Americans are more tired than ever, according to a recent survey. In the survey of thousands of adults in the U.S., more than 55% of respondents said that no amount of rest helps them feel focused or refreshed. 

Being chronically tired has far-reaching effects on Americans and society in general. 

When you have ongoing fatigue, it interacts with your ability to work, take care of yourself and other people, and do daily activities. Fatigue makes it tough to think clearly, and it can affect how you feel overall, physically and mentally. 

When you’re always tired, it can even make your life more dangerous. For example, tired or drowsy driving causes car accidents, many of which are serious and even deadly. 

A lot of people don’t realize that it’s their lifestyle that’s making them tired, and it’s not just the result of too little sleep. 

Sometimes things that you’re doing to be healthy are even the root cause of your fatigue. 

Sitting All Day

Most of us sit nearly all day for our jobs. Whether you work in an office or at home, you may not even think about how much time you spend sitting in front of your computer. You might feel exhausted at the end of the workday even though you physically moved very little. 

When you’re constantly using a computer and often have bad posture; as a result, it’s linked to fatigue and also pain, migraines, and other ailments. 

One way to deal with fatigue stemming from sedentary work is to try and exercise every hour during the workday. 

If you think you won’t remember, set a timer and take a walk around or stretch a bit. It doesn’t have to be a hardcore workout to have benefits on your levels of fatigue and general well-being. 

Physical activity can also help reduce some of the built-up anxiety and stress you might have in your mind. 

Your Eating Too Much or Too Little

When you’re eating too much or too little, it can affect your levels of energy and fatigue.

If you’re trying to cut calories too drastically, you may not have enough fuel to power you through your day. 

Food helps you stay productive and focused, and if you’re very restrictive with what you consume, it can slow down your metabolism and sap your energy. 

If you eat too infrequently, you may experience more sluggishness and sleepiness, even if you’re getting enough calories throughout the day. 

At the same time, overeating will affect your energy levels negatively too. If you’re not conscious of portion sizes, you may feel it in a lot of ways in your daily life. 

If you overeat, it can affect your memory and contribute to mental decline in older people. After overeating, there’s also something called reactive hypoglycemia that can occur. 

Your blood sugar drops right after a big meal. Low blood sugar is linked to sluggishness, sleepiness, and headaches. The root cause of hypoglycemia is an excess of insulin production.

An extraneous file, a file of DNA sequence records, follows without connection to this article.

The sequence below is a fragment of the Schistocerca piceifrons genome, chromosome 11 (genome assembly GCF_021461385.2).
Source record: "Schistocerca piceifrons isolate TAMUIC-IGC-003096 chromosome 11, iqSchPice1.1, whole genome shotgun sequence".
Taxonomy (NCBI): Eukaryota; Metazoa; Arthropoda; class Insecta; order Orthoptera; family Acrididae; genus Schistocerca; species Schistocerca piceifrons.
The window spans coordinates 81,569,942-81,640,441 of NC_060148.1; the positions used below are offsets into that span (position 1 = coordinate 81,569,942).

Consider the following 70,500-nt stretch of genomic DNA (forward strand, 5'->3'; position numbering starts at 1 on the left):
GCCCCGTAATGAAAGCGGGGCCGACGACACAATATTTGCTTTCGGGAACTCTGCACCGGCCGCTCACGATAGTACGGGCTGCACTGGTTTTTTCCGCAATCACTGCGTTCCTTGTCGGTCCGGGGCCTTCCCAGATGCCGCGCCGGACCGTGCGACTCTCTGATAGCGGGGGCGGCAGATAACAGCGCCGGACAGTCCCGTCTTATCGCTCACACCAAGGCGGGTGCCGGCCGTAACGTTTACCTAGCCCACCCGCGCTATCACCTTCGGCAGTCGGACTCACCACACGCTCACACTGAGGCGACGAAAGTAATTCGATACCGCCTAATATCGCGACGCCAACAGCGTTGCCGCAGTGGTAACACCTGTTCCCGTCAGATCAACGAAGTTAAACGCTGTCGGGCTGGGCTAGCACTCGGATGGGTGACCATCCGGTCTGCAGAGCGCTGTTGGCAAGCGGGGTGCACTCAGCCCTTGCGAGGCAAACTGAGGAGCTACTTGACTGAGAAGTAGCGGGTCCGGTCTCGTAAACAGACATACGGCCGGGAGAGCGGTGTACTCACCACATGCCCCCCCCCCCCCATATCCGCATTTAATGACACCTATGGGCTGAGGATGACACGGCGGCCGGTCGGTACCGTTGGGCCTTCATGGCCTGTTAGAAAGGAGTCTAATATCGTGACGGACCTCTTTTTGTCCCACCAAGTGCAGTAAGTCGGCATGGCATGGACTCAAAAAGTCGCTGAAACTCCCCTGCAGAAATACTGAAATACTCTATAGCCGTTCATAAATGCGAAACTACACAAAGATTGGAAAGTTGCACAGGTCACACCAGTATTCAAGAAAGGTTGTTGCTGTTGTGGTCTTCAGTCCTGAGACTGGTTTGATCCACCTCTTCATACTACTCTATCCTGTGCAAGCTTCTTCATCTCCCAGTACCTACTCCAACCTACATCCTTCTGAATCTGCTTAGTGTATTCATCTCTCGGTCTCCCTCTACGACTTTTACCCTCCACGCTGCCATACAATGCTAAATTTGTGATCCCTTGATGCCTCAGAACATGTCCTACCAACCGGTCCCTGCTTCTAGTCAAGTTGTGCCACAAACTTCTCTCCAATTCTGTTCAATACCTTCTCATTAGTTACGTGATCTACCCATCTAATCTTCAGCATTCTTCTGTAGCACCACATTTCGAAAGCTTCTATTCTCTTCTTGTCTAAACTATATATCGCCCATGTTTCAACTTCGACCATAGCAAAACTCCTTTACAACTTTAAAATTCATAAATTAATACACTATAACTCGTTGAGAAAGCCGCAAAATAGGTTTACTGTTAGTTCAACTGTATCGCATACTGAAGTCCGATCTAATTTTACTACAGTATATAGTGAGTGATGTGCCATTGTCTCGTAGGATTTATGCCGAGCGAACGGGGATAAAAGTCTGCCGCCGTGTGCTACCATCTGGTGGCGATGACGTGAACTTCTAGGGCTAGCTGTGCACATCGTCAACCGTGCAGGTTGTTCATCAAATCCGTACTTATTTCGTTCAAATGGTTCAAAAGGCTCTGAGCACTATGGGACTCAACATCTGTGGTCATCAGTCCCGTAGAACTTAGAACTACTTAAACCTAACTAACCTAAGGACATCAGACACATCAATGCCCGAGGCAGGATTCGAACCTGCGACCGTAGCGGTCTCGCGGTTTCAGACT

To avoid eating habits that make you feel sleepy, eat when hungry. Be mindful when you eat so that you can also notice when you’re full. 

Not Eating a Well-Balanced Diet

If you don’t eat an adequately balanced diet, you can be deficient in certain vitamins and minerals that cause you to feel exhausted daily. 

You might be eating a certain diet in an attempt to be healthier, but if you’re not paying attention to the nutrients you’re not getting enough of, that can backfire. For example, vegans and vegetarians are often deficient in certain nutrients found predominantly in animal foods, so they may need to supplement. 

Deficiencies linked to fatigue include iron, vitamin B12, vitamin C, vitamin D, and magnesium. 

Anemia affects 25% of people in the world, with iron deficiency anemia being responsible for half of all anemia cases. Fatigue is the most common symptom of anemia from iron deficiency. 

With vitamin B12 deficiency, you can feel fatigued because it’s responsible for oxygen delivery and energy production. Low levels cause fatigue.

No matter your dietary restrictions, you should try to have a balanced diet with predominantly nutrient-dense, whole foods. 

Processed foods can negatively affect your energy levels, so avoid them. 

Often, foods touted as healthy or diet-friendly, like granola bars, can be highly processed and have a lot of refined sugar and processed grains. While you could think you’re reaching for a healthy snack, it may be fueling your fatigue.  

Some people follow a low-carb or carb-restricted diet to lose weight, which also has the potential to affect energy negatively. Cutting carbs can help you lose weight when you’re eliminating things like bread and packaged foods, but you should also try to include healthy carbs in your diet, like fruits and vegetables. 


Mental stress can make you feel physically tired. Chronic stress may even lead to stress-related e exhaustion disorder or ED. This medical condition is characterized by a combination of physical and mental symptoms of exhaustion. 

Being chronically stressed can also cause functional and structural changes in the brain, leading to chronic inflammation. That chronic inflammation contributes to a host of symptoms, one of which is fatigue. 

Excessive Caffeine

It can sound counterintuitive to think that too much caffeine could be causing fatigue, but in reality, it can harm your sleep patterns, leading you to feel tired the next day. You get a temporary boost of energy from caffeine. 

You may feel those effects at night, though. 

Too Much Exercise

Finally, exercise is critical for health and wellness and for combatting fatigue. At the same time, you don’t want to overdo it. 

If you’re exercising too much, it can cause your body to burn carbohydrates and fat. If you’re not refueling with enough healthy carbs, you may feel more tired and somewhat drained. 

Also, if you exercise too close to bedtime, it can affect your ability to get good quality sleep. When you don’t sleep enough, your body cannot repair the tissues and muscles you used during your workout.